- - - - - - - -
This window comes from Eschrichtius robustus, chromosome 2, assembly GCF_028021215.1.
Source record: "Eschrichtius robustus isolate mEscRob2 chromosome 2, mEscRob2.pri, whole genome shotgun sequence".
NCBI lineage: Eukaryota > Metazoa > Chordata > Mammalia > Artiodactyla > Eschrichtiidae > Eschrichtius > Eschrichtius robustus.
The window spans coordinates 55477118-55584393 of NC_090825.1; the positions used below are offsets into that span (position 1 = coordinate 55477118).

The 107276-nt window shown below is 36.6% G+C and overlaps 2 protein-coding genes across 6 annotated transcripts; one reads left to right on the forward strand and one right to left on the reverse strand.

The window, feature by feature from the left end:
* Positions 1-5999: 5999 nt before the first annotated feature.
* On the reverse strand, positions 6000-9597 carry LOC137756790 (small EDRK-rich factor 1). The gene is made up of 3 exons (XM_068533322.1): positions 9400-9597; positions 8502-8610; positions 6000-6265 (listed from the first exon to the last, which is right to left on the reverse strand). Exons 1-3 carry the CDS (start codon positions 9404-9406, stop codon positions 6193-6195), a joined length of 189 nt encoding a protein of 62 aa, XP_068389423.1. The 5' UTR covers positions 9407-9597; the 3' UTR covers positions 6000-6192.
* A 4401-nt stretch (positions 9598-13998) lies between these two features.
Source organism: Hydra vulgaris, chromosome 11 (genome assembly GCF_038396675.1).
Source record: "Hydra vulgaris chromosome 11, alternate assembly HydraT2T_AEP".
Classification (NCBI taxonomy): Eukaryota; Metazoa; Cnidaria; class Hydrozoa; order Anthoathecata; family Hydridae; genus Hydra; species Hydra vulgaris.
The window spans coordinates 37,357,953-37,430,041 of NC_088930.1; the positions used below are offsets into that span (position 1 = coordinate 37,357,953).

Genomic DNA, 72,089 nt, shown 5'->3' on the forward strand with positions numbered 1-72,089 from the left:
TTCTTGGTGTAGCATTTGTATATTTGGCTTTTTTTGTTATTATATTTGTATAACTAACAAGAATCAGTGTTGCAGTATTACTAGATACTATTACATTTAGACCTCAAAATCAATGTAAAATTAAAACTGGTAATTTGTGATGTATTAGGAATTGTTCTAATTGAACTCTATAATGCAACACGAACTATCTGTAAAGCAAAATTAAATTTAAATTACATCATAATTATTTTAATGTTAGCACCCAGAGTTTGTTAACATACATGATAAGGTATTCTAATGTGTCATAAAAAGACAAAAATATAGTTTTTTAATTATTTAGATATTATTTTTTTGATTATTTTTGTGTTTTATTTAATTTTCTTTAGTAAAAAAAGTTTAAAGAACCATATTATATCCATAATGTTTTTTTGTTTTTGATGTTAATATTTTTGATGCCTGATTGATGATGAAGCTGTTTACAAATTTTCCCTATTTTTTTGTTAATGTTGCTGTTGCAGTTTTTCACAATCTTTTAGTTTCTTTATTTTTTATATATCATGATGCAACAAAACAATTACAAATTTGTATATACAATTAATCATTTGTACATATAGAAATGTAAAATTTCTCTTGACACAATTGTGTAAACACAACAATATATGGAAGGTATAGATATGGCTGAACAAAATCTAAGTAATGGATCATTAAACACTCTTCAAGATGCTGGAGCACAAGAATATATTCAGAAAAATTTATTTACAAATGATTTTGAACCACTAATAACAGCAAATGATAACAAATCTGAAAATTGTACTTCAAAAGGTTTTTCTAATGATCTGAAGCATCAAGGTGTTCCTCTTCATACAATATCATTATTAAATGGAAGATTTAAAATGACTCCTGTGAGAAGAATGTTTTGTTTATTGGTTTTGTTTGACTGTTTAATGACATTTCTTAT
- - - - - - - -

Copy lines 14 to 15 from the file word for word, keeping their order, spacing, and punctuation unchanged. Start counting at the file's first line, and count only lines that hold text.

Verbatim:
Genomic DNA, 72,089 nt, shown 5'->3' on the forward strand with positions numbered 1-72,089 from the left:
TTCTTGGTGTAGCATTTGTATATTTGGCTTTTTTTGTTATTATATTTGTATAACTAACAAGAATCAGTGTTGCAGTATTACTAGATACTATTACATTTAGACCTCAAAATCAATGTAAAATTAAAACTGGTAATTTGTGATGTATTAGGAATTGTTCTAATTGAACTCTATAATGCAACACGAACTATCTGTAAAGCAAAATTAAATTTAAATTACATCATAATTATTTTAATGTTAGCACCCAGAGTTTGTTAACATACATGATAAGGTATTCTAATGTGTCATAAAAAGACAAAAATATAGTTTTTTAATTATTTAGATATTATTTTTTTGATTATTTTTGTGTTTTATTTAATTTTCTTTAGTAAAAAAAGTTTAAAGAACCATATTATATCCATAATGTTTTTTTGTTTTTGATGTTAATATTTTTGATGCCTGATTGATGATGAAGCTGTTTACAAATTTTCCCTATTTTTTTGTTAATGTTGCTGTTGCAGTTTTTCACAATCTTTTAGTTTCTTTATTTTTTATATATCATGATGCAACAAAACAATTACAAATTTGTATATACAATTAATCATTTGTACATATAGAAATGTAAAATTTCTCTTGACACAATTGTGTAAACACAACAATATATGGAAGGTATAGATATGGCTGAACAAAATCTAAGTAATGGATCATTAAACACTCTTCAAGATGCTGGAGCACAAGAATATATTCAGAAAAATTTATTTACAAATGATTTTGAACCACTAATAACAGCAAATGATAACAAATCTGAAAATTGTACTTCAAAAGGTTTTTCTAATGATCTGAAGCATCAAGGTGTTCCTCTTCATACAATATCATTATTAAATGGAAGATTTAAAATGACTCCTGTGAGAAGAATGTTTTGTTTATTGGTTTTGTTTGACTGTTTAATGACATTTCTTAT